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How to develop successful cycle infrastructure Robin Reed

What makes a good cycle scheme stand out from the crowd? The award-winning Lewes Road cycle scheme offers valuable lessons for this increasingly important form of urban travel.

Lewes Road in the UK city of Brighton & Hove was a typical 1960s dual carriageway. Despite its size being increased over the years in response to the growing number of private vehicles, it continued to suffer from the same old congestion in rush hour. With two universities and a football stadium nearby, demand for travel along the route threatened to outstrip available capacity.

Following the tragic death of a young cyclist travelling along the route to the University of Sussex, the local council took bold steps to prioritise the movement of people rather than vehicles by radically transforming the road. Mott MacDonald worked closely with the City Council and undertook the feasibility and detailed design of the project, ensuring that many of the innovative features were successfully designed and implemented.

The scheme has been in place for around two years now and has produced excellent results in terms of modal shift, most notably a 15% increase in cyclists and 7% increase in bus passengers. It highlights a number of strategies to help ensure cycle infrastructure schemes are successful.

  • Ensure the project has strong political and technical leadership. This is essential if controversial schemes that often involve re-allocation of road space are to get the go-ahead. When hard decisions and trade-offs need to be made, it is important that scheme designers identify sound technical solutions that allow decision-makers, such as local councillors, to argue for the best schemes and stand their ground on difficult decisions.
  • Consider whether the location is favourable. You need to be sure that those who are most likely to consider cycling are present in sufficient numbers within the scheme’s catchment area. In the case of Lewes Road, this condition was met by the two universities providing a steady stream of potential cyclists who supported pro-cycling measures.
  • Innovate to enhance project outcomes. The Lewes Road cycle scheme incorporated 14 ‘floating bus stops’, which sit on islands between the cycle lane and the road, allowing cyclists to bypass stationary buses safely and without conflict. These had never previously been used in the UK, but have since been replicated by many other authorities, including Transport for London. However, all too often new cycling schemes appear with innovative features that won’t actually benefit the cyclists themselves, or have simply been copied from another location and applied in an inappropriate context. This usually happens when scheme designers don’t think from the cyclists’ perspective, or are not cyclists themselves.
  • Use evidence to win over the opposition. When faced with 35,000 consultees, many of whom do not cycle or believe investing in cycle facilities is a waste of money, it is essential that your arguments are clear and supported by evidence. Evidence gathered to inform the consultation can also be invaluable at a later stage in the project. Collection of essential ‘before’ data in relation to travel behaviour and mode share enabled the benefits of the Lewes Road scheme to be fully quantified after it had been implemented.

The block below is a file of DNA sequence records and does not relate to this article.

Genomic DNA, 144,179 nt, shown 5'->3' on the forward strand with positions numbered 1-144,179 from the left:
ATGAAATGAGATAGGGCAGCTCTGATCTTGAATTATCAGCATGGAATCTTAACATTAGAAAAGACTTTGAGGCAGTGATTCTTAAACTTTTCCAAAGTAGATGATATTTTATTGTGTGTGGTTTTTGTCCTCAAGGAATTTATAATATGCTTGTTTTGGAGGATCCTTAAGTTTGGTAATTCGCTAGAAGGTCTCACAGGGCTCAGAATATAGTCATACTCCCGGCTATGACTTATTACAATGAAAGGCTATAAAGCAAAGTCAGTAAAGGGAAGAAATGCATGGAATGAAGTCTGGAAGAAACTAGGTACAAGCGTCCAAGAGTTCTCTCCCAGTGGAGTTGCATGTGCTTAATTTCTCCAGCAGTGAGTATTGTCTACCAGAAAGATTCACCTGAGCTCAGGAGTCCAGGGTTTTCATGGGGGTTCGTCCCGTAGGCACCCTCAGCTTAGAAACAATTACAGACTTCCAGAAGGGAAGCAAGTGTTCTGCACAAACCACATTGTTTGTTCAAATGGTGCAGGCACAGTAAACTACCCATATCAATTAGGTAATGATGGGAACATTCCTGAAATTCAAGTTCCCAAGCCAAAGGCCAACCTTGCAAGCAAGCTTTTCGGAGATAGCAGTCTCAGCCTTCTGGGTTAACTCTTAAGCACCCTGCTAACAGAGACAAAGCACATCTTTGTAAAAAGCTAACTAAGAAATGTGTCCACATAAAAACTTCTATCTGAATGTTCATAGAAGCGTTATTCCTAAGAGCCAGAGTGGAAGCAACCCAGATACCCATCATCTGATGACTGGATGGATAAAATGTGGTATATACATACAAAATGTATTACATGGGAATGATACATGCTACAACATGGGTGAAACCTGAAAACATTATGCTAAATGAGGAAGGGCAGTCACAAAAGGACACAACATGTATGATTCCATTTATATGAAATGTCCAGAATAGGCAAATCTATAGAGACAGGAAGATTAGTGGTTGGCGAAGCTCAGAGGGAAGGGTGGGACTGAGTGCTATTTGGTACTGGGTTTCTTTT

• Be prepared to sacrifice capacity for cars. A loss of traffic capacity or parking is usually necessary to create truly high-quality cycling facilities, simply because such facilities require sufficient space in the highway. On Lewes Road, we successfully made the case to reduce the capacity for general traffic by 50%, and to reallocate that space to cyclists and buses, by proving that more people were already travelling by these modes. Capacity reduction for vehicles and loss of parking are often considerable challenges, but it may be impossible to develop a progressive cycle scheme without such action.
  • Adequately consider the needs of cyclists. Most people are unwilling to switch to cycling unless there is dedicated, fit-for-purpose space for cyclists, which is generally free of intrusion by heavy and fast motor vehicle traffic. In cities where the aim is to grow cycling rapidly, simple, cheap and effective means of securing space have been used as first steps, with more permanent solutions following in due course. Such features can include ‘armadillos’ or ‘wands’, inserted into the road surface to separate traffic lanes from cycle lanes, which can then be replaced by full kerb segregation at a later date once the scheme has gained public acceptance.
  • Attention to detail is important. Cyclists can be a difficult audience to please, and minor details such as providing flush dropped kerbs and smooth transitions can make all the difference.

We must keep these key points at the forefront of the mind when planning and designing cycle infrastructure. Get them wrong, and cycling schemes can become expensive ‘white elephants’. Get them right, however, and cycling schemes can be truly transformative.

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